Whenever I’ve talked to SaaS (ASP we used to call them) customers invariably I find that as they grow increasingly dependent on the service they want to more tightly integrate it with their inhouse business applications. That’s a problem, of course: if the ASP and not you dictates data formats, service levels, and so forth, then you don’t control your software. Most now have XML/SOAP interfaces and while this helps in rationalizing syntax, if the semantics are different, then the problem can be intractable. And certainly there are performance issues: it’s difficult to bulk load a customer database via SOAP over the Internet, for example.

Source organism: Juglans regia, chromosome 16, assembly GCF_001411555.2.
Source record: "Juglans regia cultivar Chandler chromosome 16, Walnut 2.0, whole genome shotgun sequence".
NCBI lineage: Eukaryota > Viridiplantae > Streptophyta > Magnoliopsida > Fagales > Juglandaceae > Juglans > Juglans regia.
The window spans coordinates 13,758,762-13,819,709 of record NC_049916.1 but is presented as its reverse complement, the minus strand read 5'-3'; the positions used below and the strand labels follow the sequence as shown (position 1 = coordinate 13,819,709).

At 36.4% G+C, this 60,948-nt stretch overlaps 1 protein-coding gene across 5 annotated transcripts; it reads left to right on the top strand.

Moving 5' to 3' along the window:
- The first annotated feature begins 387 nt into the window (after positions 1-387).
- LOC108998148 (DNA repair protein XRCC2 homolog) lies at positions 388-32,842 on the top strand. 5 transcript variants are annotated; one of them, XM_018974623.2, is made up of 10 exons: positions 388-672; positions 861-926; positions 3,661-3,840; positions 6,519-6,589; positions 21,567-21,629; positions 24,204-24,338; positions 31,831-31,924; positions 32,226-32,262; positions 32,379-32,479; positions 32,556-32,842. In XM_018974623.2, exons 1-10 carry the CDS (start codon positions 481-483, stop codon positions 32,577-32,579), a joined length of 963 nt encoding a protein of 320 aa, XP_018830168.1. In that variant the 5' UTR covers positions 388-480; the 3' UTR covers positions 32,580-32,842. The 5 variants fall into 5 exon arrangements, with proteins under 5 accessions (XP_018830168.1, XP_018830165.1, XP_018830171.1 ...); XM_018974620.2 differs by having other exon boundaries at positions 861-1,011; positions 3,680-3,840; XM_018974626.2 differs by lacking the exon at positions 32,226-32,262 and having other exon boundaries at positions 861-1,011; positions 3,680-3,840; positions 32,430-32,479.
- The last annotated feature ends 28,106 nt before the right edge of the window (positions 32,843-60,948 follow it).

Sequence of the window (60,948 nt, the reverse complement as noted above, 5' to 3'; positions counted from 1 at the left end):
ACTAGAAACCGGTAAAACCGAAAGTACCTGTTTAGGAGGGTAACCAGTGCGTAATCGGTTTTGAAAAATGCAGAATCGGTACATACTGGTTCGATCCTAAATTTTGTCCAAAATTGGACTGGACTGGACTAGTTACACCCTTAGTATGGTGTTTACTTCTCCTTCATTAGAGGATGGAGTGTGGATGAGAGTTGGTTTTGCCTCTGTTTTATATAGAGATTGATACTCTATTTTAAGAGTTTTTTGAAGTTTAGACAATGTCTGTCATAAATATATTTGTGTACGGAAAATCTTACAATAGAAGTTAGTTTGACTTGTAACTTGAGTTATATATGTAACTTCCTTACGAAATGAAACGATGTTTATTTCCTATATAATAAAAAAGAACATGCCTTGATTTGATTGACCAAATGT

To me this is the great challenge of the SaaS/ASP: how do you appear local, an integral part of the customer’s computing ecosystem, and still generalize enough to have a global value proposition.
While the ASP model will survive, its utility must be questioned: if you accept that compliance, rapidly growing competition (some of which is on a global scale), and agility are key new drivers, then how your software addresses those needs represents the essence of your competitive differentiation. Ideally, YOU control moment by moment how your information infrastructure responds to rapidly changing market conditions.
Computing is not a utility: it’s your crown jewels.